Real return from social =
increase in transactions
x increase in revenue per transaction
+ total savings from decrease in product returns

If you followed the first point in this article, you should have a solid baseline to measure your social campaign against an average period of business. Combining the three variables in the equation above, you’re given a monetary value of your ROI that you can use to map the traffic from social channels to purchase paths.

“Real ROI From Social In 5 Steps,” Bazaarvoice, April 2012

“Gartner Says Majority of Consumers Rely on Social Networks to Guide Purchase Decisions,” Gartner, July 2010

“How We Shop in 2010: Habits and Motivations of Consumers,” eConsultancy, July 2010

Wikimedia Commons


What’s the Price of Your Privacy?

As I mentioned in my last post, advances in technology are making it more enticing for marketers and advertisers to take a peek into the trends you follow online. With the help of technology such as cookies and online social networking profiles, marketers are now utilizing what is known as behavioral targeting, whereby information on your mouse clicks, interests and searches made is collected and used to create integrated advertising that is unique to you. While many see this as a great way to follow the current trend of niche markets and individualized marketing, others see it as a huge disrespect of privacy. Taking this into account, you might want to think twice before “Like”ing that popular DJ’s page on Facebook, lest you be flooded with promotional ads for lame night clubs on South Beach.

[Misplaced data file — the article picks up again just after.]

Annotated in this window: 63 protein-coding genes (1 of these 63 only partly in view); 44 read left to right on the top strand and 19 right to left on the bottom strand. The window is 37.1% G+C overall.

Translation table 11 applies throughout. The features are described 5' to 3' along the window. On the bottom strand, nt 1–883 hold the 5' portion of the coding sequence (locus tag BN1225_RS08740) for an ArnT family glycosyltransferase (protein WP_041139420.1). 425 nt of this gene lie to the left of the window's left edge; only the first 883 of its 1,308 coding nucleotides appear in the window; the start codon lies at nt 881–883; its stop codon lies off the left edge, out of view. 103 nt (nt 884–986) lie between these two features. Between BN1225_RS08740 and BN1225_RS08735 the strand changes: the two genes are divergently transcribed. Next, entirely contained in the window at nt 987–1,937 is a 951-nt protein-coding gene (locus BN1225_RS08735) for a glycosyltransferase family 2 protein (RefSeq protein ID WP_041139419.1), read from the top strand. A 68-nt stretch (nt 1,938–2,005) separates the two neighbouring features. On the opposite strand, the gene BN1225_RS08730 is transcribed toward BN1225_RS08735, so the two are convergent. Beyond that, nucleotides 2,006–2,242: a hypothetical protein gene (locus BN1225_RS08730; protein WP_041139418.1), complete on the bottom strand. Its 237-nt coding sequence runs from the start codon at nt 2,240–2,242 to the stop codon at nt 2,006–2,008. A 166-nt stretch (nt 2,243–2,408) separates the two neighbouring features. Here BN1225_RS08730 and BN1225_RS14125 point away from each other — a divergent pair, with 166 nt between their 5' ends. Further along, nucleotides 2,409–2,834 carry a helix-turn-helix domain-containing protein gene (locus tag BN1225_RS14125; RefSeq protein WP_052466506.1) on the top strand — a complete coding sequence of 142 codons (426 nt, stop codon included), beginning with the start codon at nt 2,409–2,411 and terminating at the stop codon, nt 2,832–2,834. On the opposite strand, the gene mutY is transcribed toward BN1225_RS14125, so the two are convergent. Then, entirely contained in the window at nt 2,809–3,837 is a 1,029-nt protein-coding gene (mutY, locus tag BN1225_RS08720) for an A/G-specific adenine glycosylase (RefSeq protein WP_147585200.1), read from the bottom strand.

Recently, new changes have been put forth in attempt to abate future legal troubles due to this so-called encroachment on private information. Online companies will have the chance to include a hyperlink near data-collecting portions of a website, which links users to a website listing more information on the practices used to collect this information and what it means to consumers.

Personally, I’m not so sure I buy into these privacy concerns. Is it really so frightening that Facebook knows that I enjoy listening to Radiohead? Or that I like Thai food? While the threats of online identity theft and harassment are certainly real, I would never think to put any personal information online that I don’t already consider public in the first place. In today’s day and age, it seems privacy is only a topic we discuss after we feel it has been violated — even though, for many electronic media, we fail to fully understand the policies in place for these sorts of concerns. Have you ever seen the length of an iTunes contract? Do you really sit and read through it in its entirety before downloading that Taylor Swift CD? I don’t think many do.

What does online privacy mean to you? Do you feel this new AboutAds initiative will help consumers become more knowledgeable?